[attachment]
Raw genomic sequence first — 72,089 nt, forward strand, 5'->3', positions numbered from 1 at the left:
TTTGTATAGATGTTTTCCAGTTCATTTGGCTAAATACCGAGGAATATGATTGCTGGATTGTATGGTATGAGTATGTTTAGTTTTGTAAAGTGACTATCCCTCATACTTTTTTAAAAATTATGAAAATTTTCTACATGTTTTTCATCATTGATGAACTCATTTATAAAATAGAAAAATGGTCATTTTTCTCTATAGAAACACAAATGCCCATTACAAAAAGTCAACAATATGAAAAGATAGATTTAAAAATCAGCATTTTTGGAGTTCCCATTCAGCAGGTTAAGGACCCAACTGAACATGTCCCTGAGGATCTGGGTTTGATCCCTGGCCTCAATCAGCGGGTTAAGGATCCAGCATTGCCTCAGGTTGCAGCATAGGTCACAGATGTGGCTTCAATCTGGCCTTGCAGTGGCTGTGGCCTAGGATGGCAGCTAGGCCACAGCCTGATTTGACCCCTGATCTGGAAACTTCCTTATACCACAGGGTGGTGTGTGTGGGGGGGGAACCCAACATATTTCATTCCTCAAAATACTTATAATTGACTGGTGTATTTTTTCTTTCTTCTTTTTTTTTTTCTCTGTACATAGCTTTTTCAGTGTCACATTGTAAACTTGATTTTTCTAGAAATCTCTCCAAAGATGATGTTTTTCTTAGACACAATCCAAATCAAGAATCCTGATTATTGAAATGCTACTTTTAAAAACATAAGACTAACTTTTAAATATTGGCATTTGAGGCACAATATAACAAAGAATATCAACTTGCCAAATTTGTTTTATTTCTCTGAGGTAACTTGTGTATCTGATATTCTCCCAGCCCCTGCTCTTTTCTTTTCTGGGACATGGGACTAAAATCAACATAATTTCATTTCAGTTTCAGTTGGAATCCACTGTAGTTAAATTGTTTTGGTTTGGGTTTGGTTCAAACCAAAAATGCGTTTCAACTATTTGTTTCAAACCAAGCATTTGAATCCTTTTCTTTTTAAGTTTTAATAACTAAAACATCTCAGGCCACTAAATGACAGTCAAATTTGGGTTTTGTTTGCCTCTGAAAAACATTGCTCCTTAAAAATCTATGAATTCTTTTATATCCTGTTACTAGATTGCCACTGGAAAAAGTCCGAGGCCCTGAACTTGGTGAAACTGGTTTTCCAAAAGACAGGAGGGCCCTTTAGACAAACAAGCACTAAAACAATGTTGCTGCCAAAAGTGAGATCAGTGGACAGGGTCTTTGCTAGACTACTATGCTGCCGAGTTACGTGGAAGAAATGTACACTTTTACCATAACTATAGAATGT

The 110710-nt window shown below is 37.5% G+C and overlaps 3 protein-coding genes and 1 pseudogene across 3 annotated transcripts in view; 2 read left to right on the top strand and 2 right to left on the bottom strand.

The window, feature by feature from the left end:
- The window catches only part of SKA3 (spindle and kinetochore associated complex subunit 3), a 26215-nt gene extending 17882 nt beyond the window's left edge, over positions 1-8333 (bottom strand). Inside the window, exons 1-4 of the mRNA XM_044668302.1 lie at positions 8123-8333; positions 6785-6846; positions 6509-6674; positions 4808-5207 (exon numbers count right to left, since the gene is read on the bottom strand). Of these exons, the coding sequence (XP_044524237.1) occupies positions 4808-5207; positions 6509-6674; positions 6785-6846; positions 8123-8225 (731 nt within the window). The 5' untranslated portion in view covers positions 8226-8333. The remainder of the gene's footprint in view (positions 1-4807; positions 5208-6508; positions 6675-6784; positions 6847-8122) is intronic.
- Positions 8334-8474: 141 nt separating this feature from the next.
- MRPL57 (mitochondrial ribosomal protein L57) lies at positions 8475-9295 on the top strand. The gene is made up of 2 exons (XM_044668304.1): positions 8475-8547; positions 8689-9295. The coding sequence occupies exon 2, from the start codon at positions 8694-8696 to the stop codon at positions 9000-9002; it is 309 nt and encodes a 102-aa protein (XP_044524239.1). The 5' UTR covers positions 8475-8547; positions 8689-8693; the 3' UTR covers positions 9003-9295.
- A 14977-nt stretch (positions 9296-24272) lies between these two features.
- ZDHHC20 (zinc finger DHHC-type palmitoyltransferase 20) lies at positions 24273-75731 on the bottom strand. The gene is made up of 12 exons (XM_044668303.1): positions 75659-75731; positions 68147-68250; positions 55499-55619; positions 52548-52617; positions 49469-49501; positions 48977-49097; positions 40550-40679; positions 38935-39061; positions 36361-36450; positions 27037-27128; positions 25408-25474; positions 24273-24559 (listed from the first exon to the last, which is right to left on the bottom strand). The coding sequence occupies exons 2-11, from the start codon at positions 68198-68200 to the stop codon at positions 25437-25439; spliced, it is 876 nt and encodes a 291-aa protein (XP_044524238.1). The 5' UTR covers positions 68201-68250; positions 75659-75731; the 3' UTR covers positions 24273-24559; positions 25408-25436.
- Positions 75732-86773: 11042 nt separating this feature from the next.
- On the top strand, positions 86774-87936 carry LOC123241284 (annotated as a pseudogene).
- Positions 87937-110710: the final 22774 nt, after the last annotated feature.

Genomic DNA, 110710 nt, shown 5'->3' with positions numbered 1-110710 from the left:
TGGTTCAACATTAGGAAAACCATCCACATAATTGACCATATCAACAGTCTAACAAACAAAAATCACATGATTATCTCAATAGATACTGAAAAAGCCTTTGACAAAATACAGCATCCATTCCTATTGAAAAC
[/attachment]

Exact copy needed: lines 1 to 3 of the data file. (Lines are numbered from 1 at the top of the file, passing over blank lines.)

Raw genomic sequence first — 72,089 nt, forward strand, 5'->3', positions numbered from 1 at the left:
TTTGTATAGATGTTTTCCAGTTCATTTGGCTAAATACCGAGGAATATGATTGCTGGATTGTATGGTATGAGTATGTTTAGTTTTGTAAAGTGACTATCCCTCATACTTTTTTAAAAATTATGAAAATTTTCTACATGTTTTTCATCATTGATGAACTCATTTATAAAATAGAAAAATGGTCATTTTTCTCTATAGAAACACAAATGCCCATTACAAAAAGTCAACAATATGAAAAGATAGATTTAAAAATCAGCATTTTTGGAGTTCCCATTCAGCAGGTTAAGGACCCAACTGAACATGTCCCTGAGGATCTGGGTTTGATCCCTGGCCTCAATCAGCGGGTTAAGGATCCAGCATTGCCTCAGGTTGCAGCATAGGTCACAGATGTGGCTTCAATCTGGCCTTGCAGTGGCTGTGGCCTAGGATGGCAGCTAGGCCACAGCCTGATTTGACCCCTGATCTGGAAACTTCCTTATACCACAGGGTGGTGTGTGTGGGGGGGGAACCCAACATATTTCATTCCTCAAAATACTTATAATTGACTGGTGTATTTTTTCTTTCTTCTTTTTTTTTTTCTCTGTACATAGCTTTTTCAGTGTCACATTGTAAACTTGATTTTTCTAGAAATCTCTCCAAAGATGATGTTTTTCTTAGACACAATCCAAATCAAGAATCCTGATTATTGAAATGCTACTTTTAAAAACATAAGACTAACTTTTAAATATTGGCATTTGAGGCACAATATAACAAAGAATATCAACTTGCCAAATTTGTTTTATTTCTCTGAGGTAACTTGTGTATCTGATATTCTCCCAGCCCCTGCTCTTTTCTTTTCTGGGACATGGGACTAAAATCAACATAATTTCATTTCAGTTTCAGTTGGAATCCACTGTAGTTAAATTGTTTTGGTTTGGGTTTGGTTCAAACCAAAAATGCGTTTCAACTATTTGTTTCAAACCAAGCATTTGAATCCTTTTCTTTTTAAGTTTTAATAACTAAAACATCTCAGGCCACTAAATGACAGTCAAATTTGGGTTTTGTTTGCCTCTGAAAAACATTGCTCCTTAAAAATCTATGAATTCTTTTATATCCTGTTACTAGATTGCCACTGGAAAAAGTCCGAGGCCCTGAACTTGGTGAAACTGGTTTTCCAAAAGACAGGAGGGCCCTTTAGACAAACAAGCACTAAAACAATGTTGCTGCCAAAAGTGAGATCAGTGGACAGGGTCTTTGCTAGACTACTATGCTGCCGAGTTACGTGGAAGAAATGTACACTTTTACCATAACTATAGAATGT

The 110710-nt window shown below is 37.5% G+C and overlaps 3 protein-coding genes and 1 pseudogene across 3 annotated transcripts in view; 2 read left to right on the top strand and 2 right to left on the bottom strand.